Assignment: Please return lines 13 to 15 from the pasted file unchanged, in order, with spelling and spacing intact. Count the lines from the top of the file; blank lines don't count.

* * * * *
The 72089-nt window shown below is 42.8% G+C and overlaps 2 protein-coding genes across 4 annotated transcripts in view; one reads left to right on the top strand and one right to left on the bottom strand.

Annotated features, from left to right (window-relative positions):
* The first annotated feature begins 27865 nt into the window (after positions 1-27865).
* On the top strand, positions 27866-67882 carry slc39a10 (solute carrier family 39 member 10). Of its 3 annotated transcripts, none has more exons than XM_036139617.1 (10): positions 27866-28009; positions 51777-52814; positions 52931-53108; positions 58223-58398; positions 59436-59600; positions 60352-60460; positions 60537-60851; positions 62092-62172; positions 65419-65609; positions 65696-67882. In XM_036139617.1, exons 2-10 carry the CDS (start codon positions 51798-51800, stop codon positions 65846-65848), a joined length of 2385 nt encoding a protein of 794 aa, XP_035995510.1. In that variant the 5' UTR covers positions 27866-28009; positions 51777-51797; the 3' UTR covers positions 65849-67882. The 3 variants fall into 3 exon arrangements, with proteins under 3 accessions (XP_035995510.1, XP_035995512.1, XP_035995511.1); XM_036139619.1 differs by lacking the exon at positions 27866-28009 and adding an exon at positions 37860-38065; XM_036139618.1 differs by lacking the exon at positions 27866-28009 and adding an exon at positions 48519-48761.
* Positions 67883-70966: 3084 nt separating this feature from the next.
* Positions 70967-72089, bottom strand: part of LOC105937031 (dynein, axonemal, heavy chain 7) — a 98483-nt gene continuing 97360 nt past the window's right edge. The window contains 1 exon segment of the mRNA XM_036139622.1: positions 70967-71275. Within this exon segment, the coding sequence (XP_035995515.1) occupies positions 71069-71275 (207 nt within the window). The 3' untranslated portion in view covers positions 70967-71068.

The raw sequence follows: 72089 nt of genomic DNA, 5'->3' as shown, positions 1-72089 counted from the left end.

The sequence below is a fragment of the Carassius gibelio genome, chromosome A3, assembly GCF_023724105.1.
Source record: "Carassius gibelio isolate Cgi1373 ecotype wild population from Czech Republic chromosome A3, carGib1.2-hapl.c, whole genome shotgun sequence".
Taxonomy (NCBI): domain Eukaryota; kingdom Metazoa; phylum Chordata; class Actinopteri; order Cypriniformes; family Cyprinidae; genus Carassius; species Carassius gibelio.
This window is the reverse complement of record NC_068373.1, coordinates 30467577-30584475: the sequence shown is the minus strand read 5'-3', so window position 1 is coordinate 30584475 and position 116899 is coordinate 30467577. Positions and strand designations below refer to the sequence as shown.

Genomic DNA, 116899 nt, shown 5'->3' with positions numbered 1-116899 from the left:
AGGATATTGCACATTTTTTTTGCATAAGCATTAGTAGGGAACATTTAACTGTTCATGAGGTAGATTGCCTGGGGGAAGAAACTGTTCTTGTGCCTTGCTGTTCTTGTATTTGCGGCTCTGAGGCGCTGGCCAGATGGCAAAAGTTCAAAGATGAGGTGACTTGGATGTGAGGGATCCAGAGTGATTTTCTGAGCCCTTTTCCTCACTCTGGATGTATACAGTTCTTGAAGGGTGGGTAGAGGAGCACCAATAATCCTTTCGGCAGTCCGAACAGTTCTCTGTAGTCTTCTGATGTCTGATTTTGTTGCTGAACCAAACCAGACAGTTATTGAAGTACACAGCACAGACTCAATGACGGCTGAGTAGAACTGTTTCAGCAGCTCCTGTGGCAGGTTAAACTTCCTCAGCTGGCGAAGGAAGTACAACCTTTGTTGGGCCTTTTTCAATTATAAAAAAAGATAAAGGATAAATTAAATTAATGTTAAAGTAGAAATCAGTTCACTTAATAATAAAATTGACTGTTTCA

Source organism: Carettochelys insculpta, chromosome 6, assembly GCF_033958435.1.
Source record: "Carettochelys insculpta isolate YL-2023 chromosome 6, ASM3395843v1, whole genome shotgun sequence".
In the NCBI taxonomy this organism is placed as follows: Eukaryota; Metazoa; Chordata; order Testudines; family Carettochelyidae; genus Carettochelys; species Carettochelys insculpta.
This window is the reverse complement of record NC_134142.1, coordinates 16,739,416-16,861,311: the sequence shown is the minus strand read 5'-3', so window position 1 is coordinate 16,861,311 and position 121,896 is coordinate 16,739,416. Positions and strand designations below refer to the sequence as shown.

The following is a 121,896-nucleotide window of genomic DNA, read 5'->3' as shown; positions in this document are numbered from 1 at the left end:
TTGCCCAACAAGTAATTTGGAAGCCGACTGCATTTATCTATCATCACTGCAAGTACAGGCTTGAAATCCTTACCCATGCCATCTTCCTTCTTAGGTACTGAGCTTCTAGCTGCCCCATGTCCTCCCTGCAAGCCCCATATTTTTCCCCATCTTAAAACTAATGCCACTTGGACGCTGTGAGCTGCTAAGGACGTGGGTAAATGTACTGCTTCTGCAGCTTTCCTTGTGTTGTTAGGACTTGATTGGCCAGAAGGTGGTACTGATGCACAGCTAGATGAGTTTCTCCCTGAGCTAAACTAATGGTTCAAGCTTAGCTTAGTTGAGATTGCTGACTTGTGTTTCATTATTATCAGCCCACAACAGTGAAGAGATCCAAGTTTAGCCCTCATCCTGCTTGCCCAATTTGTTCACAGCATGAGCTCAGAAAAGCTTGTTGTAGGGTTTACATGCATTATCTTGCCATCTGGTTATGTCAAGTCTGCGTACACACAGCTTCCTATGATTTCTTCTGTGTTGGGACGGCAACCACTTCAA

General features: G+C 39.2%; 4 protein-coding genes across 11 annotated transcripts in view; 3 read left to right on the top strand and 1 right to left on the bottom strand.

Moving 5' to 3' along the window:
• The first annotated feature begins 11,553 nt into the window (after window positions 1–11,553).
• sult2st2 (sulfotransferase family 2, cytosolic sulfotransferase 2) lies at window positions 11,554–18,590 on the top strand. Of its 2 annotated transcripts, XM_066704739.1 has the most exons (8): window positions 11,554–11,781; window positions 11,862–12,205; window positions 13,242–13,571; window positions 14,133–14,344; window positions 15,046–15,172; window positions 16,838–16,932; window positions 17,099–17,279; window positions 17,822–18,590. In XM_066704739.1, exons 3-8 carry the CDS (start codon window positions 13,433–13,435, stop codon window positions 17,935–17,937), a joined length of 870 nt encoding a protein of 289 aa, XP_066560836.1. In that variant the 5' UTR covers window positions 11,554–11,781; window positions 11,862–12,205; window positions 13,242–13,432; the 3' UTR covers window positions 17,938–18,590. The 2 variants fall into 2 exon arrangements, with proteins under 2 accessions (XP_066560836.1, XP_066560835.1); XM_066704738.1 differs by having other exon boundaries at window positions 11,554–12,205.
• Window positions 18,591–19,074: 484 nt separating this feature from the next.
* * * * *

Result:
AGGATATTGCACATTTTTTTTGCATAAGCATTAGTAGGGAACATTTAACTGTTCATGAGGTAGATTGCCTGGGGGAAGAAACTGTTCTTGTGCCTTGCTGTTCTTGTATTTGCGGCTCTGAGGCGCTGGCCAGATGGCAAAAGTTCAAAGATGAGGTGACTTGGATGTGAGGGATCCAGAGTGATTTTCTGAGCCCTTTTCCTCACTCTGGATGTATACAGTTCTTGAAGGGTGGGTAGAGGAGCACCAATAATCCTTTCGGCAGTCCGAACAGTTCTCTGTAGTCTTCTGATGTCTGATTTTGTTGCTGAACCAAACCAGACAGTTATTGAAGTACACAGCACAGACTCAATGACGGCTGAGTAGAACTGTTTCAGCAGCTCCTGTGGCAGGTTAAACTTCCTCAGCTGGCGAAGGAAGTACAACCTTTGTTGGGCCTTTTTCAATTATAAAAAAAGATAAAGGATAAATTAAATTAATGTTAAAGTAGAAATCAGTTCACTTAATAATAAAATTGACTGTTTCA

Source organism: Carettochelys insculpta, chromosome 6, assembly GCF_033958435.1.
Source record: "Carettochelys insculpta isolate YL-2023 chromosome 6, ASM3395843v1, whole genome shotgun sequence".